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Auteur (up) Cahill, A.E.; De Jode, A.; Dubois, S.; Bouzaza, Z.; Aurelle, D.; Boissin, E.; Chabrol, O.; David, R.; Egea, E.; Ledoux, J.-B.; Mérigot, B.; Weber, A.A.-T.; Chenuil, A. doi  openurl
  Titre A multispecies approach reveals hot spots and cold spots of diversity and connectivity in invertebrate species with contrasting dispersal modes Type Article scientifique
  Année 2017 Publication Revue Abrégée Mol. Ecol.  
  Volume 26 Numéro 23 Pages 6563-6577  
  Mots-Clés genetic diversity; dispersal; life-history traits; reef fishes; marine connectivity; pelagic larval duration; mediterranean sea; amphipholis-squamata; brooding brittle star; coralligenous assemblages; larvae; marine invertebrates; phylogeographical breaks; population structure; population genetic-structure; species genetic diversity correlation  
  Résumé Genetic diversity is crucial for species' maintenance and persistence, yet is often overlooked in conservation studies. Species diversity is more often reported due to practical constraints, but it is unknown if these measures of diversity are correlated. In marine invertebrates, adults are often sessile or sedentary and populations exchange genes via dispersal of gametes and larvae. Species with a larval period are expected to have more connected populations than those without larval dispersal. We assessed the relationship between measures of species and genetic diversity, and between dispersal ability and connectivity. We compiled data on genetic patterns and life history traits in nine species across five phyla. Sampling sites spanned 600km in the northwest Mediterranean Sea and focused on a 50-km area near Marseilles, France. Comparative population genetic approaches yielded three main results. (i) Species without larvae showed higher levels of genetic structure than species with free-living larvae, but the role of larval type (lecithotrophic or planktotrophic) was negligible. (ii) A narrow area around Marseilles, subject to offshore advection, limited genetic connectivity in most species. (iii) We identified sites with significant positive contributions to overall genetic diversity across all species, corresponding with areas near low human population densities. In contrast, high levels of human activity corresponded with a negative contribution to overall genetic diversity. Genetic diversity within species was positively and significantly linearly related to local species diversity. Our study suggests that local contribution to overall genetic diversity should be taken into account for future conservation strategies.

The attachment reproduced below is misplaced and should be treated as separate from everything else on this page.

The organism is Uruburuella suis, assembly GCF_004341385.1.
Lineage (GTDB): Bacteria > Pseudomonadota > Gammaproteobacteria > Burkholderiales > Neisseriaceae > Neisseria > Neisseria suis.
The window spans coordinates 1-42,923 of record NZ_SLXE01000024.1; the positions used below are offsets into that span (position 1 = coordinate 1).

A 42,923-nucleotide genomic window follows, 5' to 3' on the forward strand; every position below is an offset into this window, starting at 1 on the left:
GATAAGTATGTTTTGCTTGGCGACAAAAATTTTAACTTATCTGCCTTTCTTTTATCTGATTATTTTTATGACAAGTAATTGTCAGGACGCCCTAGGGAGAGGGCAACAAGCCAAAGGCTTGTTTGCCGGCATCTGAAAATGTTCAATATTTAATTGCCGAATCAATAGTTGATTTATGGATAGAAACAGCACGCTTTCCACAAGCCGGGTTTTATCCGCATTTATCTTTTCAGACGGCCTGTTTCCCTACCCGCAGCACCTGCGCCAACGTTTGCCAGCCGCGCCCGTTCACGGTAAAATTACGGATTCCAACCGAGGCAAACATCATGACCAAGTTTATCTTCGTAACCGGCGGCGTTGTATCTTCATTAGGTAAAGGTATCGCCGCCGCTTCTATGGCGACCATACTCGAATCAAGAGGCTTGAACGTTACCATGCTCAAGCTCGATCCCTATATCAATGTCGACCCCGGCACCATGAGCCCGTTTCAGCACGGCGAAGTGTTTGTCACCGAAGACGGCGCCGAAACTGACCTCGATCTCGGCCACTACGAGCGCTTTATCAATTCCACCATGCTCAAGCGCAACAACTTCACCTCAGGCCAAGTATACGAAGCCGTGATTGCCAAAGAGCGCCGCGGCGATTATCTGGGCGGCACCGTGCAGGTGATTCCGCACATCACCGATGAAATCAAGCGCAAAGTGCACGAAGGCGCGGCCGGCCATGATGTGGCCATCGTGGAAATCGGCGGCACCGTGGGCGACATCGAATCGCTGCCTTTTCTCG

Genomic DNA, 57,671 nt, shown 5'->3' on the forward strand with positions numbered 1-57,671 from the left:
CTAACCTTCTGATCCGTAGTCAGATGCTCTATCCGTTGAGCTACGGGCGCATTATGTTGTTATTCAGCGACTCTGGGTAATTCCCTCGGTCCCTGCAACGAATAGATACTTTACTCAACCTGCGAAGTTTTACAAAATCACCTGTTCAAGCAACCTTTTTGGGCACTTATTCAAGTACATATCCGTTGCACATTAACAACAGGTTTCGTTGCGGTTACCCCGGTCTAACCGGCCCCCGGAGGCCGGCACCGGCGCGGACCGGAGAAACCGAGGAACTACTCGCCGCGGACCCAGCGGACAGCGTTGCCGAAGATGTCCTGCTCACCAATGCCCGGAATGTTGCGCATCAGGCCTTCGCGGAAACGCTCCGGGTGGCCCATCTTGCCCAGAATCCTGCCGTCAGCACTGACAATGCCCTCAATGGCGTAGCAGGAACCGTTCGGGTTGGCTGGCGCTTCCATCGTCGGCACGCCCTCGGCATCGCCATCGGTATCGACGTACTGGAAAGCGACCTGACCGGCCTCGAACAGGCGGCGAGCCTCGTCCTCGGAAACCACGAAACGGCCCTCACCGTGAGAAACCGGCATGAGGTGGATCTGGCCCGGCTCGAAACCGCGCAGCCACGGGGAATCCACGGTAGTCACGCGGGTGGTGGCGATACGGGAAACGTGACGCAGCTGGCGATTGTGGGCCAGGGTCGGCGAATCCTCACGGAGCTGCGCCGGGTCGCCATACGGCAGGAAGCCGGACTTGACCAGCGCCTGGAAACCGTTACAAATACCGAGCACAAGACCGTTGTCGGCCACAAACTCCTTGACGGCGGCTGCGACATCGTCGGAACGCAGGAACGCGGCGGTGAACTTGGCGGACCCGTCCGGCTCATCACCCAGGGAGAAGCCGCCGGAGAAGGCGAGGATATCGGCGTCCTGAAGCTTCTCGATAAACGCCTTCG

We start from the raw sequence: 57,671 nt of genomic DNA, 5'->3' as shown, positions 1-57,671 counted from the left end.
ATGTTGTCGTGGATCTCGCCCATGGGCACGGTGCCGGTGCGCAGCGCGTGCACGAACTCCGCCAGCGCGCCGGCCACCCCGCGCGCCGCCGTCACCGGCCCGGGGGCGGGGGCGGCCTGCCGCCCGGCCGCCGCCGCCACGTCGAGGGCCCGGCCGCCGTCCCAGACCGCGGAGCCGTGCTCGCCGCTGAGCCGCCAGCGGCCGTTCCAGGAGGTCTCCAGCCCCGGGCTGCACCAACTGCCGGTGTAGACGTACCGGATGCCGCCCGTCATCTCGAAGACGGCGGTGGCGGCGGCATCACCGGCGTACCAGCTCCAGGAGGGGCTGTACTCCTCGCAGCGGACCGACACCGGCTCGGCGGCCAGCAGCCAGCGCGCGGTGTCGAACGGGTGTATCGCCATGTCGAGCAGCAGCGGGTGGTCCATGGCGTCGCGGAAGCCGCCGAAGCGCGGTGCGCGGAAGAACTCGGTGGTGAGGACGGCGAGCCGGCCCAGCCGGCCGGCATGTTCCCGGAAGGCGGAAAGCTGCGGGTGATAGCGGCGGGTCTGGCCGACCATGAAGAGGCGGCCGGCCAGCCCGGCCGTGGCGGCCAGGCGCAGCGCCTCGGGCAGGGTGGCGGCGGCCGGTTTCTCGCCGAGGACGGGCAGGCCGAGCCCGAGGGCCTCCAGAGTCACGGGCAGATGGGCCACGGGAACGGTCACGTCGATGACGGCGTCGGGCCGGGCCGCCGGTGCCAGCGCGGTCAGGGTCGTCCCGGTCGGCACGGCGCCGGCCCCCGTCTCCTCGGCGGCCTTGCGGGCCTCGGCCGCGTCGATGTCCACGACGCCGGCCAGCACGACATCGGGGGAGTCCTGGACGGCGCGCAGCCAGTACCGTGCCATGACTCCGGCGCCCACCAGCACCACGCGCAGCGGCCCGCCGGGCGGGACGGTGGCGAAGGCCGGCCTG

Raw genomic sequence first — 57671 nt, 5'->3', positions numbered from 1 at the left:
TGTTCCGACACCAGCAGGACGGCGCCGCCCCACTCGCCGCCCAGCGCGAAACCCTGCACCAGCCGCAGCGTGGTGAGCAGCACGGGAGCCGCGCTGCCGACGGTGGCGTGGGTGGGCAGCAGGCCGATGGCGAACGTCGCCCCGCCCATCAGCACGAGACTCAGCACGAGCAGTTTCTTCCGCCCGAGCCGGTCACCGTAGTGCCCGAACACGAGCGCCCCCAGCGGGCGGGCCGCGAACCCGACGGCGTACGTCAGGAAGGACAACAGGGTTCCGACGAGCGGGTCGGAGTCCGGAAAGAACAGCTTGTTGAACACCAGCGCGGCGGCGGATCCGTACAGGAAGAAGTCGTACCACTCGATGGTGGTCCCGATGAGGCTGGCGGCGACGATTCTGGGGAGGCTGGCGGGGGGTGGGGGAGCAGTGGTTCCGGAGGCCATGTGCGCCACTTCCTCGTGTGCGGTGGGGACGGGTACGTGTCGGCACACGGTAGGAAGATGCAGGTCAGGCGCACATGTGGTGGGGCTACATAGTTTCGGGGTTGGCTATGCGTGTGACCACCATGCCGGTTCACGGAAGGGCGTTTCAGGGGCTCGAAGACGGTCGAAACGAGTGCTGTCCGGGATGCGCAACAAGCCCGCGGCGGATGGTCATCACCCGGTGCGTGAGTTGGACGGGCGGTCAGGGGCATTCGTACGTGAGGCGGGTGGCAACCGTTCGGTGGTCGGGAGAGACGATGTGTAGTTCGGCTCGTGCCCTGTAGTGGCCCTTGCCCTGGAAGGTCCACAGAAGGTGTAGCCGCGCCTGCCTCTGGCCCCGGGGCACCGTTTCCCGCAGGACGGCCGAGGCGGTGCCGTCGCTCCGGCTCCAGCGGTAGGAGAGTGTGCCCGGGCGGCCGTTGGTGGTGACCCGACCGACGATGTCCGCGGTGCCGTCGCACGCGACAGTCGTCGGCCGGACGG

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  Editeur Lieu de Publication Éditeur  
  Langue English Langue du Résumé Titre Original  
  Éditeur de collection Titre de collection Titre de collection Abrégé  
  Volume de collection Numéro de collection Edition  
  ISSN 0962-1083 ISBN Médium  
  Région Expédition Conférence  
  Notes Approuvé pas de  
  Numéro d'Appel MARBEC @ alain.herve @ collection 2262  
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Auteur (up) Coz, R.; Ouisse, V.; Artero, C.; Carpentier, A.; Crave, A.; Feunteun, E.; Olivier, J.M.; Perrin, B.; Ysnel, F. url  doi
openurl 
  Titre Development of a new standardised method for sustainable monitoring of the vulnerable pink sea fan Eunicella verrucosa Type Article scientifique
  Année 2012 Publication Revue Abrégée Marine Biology  
  Volume 159 Numéro 6 Pages 1375-1388  
  Mots-Clés atlantic canada; cavolini coelenterata octocorallia; channel; gonadal development; gorgonian paramuricea-clavata; marine invertebrate; mediterranean-sea; modular growth; movement; northeast; singularis esper; water  
  Résumé The aim of this survey was to test a standardised method to follow the demographic evolution of a dense aggregative 'forest' population of the temperate gorgonian Eunicella verrucosa (Octocorallia, Gorgoniidae) using in situ photographic recordings. Distribution, density, growth and demographic evolution of the colonies was compared along two parallel transects. Computer treatment allowed the estimation of the total branch fan surface area, and the individual growth of tagged colonies was determined by measuring the increase in this surface area, using consecutive photographs taken at two-year intervals. To integrate the potential bias of branch overlapping, we proposed a correction factor between the in situ photographic surface area and the surface area of the gorgonian calculated from ex situ photographic surface area with all branches deployed. The surface-frequency distribution of colonies was converted to estimated-age-frequency distribution using an estimated growth curve based on the net growth rate. The technique used revealed significant differences in population structure and the dynamics of gorgonian colonies, as the two transects appeared to be influenced by different environmental conditions. The recruitment also seemed to vary according to year and transect, resulting in different densities. Our work showed clear results in characterising the variations of gorgonian demographic evolution at a small spatial scale; thus, it is assumed that this method could be a sustainable tool for coastal environmental managers.  
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  Editeur Lieu de Publication Éditeur  
  Langue English Langue du Résumé Titre Original  
  Éditeur de collection Titre de collection Titre de collection Abrégé  
  Volume de collection Numéro de collection Edition  
  ISSN 0025-3162 ISBN Médium  
  Région Expédition Conférence  
  Notes Approuvé pas de  
  Numéro d'Appel MARBEC @ isabelle.vidal-ayouba @ collection 539  
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